By Kenny Fisher
The Australian dollar has picked up this week right where it left off, continuing to lose ground against the US dollar. In Monday's North American session, AUD/USD is trading in the mid-93 range, its lowest levels since early October. On Friday, US Non-Farm Payrolls surged, pushing the pair higher. However, US Preliminary U0M Consumer Sentiment was a disappointment, slipping to an eight-month low. Monday's sole release was Australian Home Loans, which jumped 4.4%, a six-month high. There are no US releases on Monday, as US markets are closed for a holiday.
The Aussie continues to weaken badly and has lost about 160 points since Thursday against the US dollar. The Australian dollar failed to take advantage of Home Loans, which rebounded from a sharp loss of 3.9% in September, jumping 4.4% last month. This easily beat the estimate of 3.6% and was the sharpest gain the indicator has posted since April. The strong figure points to increased activity in the housing market as well as stronger consumer spending, a critical component of economic growth.
The Australian labor market continues to struggle to create new jobs. Employment Change, one of the most important employment indicators, posted a weak gain of 1.1 thousand in October, a sharp drop from September, which saw a gain of 9.1 thousand. The markets had expected a much stronger gain, with an estimate of 10.3 thousand. This marks the fourth straight release which has been well short of the estimate, pointing to trouble in the employment market. The Unemployment Rate edged up from 5.6% to 5.7%, matching the forecast.
Over in the US, the markets had very low expectations from non-farm payrolls, one of the most important economic indicators. The estimate for the October release stood at just 121,000, as there was concern that the reading would be artificially low due to the government shutdown in October. However, the indicator put those concerns to rest as the indicator soared to 204,000, its highest level in eight months. The outstanding NFP figure bolstered the US dollar against the major currencies, and has increased speculation that the Fed might press the tapering trigger in December. Such talk could bolster the US currency, as a reduction in QE is bullish for the dollar. At the same time, speculation about a scaling down in QE introduces some uncertainty and volatility in the currency markets.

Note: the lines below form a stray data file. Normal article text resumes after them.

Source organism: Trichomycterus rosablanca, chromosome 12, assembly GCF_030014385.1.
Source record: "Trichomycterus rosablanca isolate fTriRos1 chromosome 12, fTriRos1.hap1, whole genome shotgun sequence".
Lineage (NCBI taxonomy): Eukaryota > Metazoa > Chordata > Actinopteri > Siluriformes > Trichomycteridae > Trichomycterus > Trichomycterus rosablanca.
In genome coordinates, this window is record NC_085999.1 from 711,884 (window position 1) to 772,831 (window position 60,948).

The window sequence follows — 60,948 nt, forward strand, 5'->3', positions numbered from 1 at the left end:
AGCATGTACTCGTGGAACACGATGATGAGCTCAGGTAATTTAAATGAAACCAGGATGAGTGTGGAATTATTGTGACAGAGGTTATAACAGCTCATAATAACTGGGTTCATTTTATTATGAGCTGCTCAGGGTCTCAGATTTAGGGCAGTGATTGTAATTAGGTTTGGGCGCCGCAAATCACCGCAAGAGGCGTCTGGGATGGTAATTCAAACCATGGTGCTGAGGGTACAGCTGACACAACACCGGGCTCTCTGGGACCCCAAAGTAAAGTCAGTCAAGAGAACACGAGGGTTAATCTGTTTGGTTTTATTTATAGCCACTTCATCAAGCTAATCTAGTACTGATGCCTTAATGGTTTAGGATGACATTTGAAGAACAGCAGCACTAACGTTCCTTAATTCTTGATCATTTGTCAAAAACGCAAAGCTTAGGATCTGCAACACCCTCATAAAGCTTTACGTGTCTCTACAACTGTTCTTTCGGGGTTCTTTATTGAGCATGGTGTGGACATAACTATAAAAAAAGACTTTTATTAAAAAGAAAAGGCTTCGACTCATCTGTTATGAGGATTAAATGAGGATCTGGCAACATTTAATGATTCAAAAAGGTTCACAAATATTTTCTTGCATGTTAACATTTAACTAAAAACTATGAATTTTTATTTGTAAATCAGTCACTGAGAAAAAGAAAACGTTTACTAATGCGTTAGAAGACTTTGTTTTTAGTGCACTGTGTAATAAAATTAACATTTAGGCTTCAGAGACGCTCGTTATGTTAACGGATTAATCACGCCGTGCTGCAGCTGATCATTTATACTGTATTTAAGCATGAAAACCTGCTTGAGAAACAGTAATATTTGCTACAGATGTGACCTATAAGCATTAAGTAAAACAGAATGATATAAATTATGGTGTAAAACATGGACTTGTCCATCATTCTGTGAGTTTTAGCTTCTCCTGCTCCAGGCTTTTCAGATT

AUD/USD for Monday, November 11, 2013.
AUD/USD November11 at 14:50 GMT
AUD/USD 0.9358 H: 0.9390 L: 0.9348
- AUD/USD continues to lose ground in Monday trading. The pair was steady in the Asian session and edged lower in European trading.
- On the upside, the round number of 0.9400 has reverted to a resistance role. This is not a strong line and could face pressure if the Australian dollar can reverse its current downward direction. There is stronger resistance at 0.9508.
- AUD/USD pair is receiving support at 0.9305, which is protecting the 0.93 level. This is followed by support at 0.9229, which has remained intact since mid-September.
- Current range: 0.9305 to 0.9400
Further levels in both directions:
- Below: 0.9305, 0.9229, 0.9119 and 0.9000
- Above: 0.9400, 0.9508, 0.9613 and 0.9700
OANDA's Open Positions Ratio
AUD/USD ratio is almost unchanged in Monday trading. This is reflected in the current movement of the pair, which has shown only slight movement as the Australian dollar has edged lower. The ratio is made up of a majority of open long positions, reflecting a trader bias towards the Australian dollar moving to higher ground.
AUD/USD continues to point downward as the Aussie's troubles continue. We can expect movement from the pair during the North American session to be limited in nature.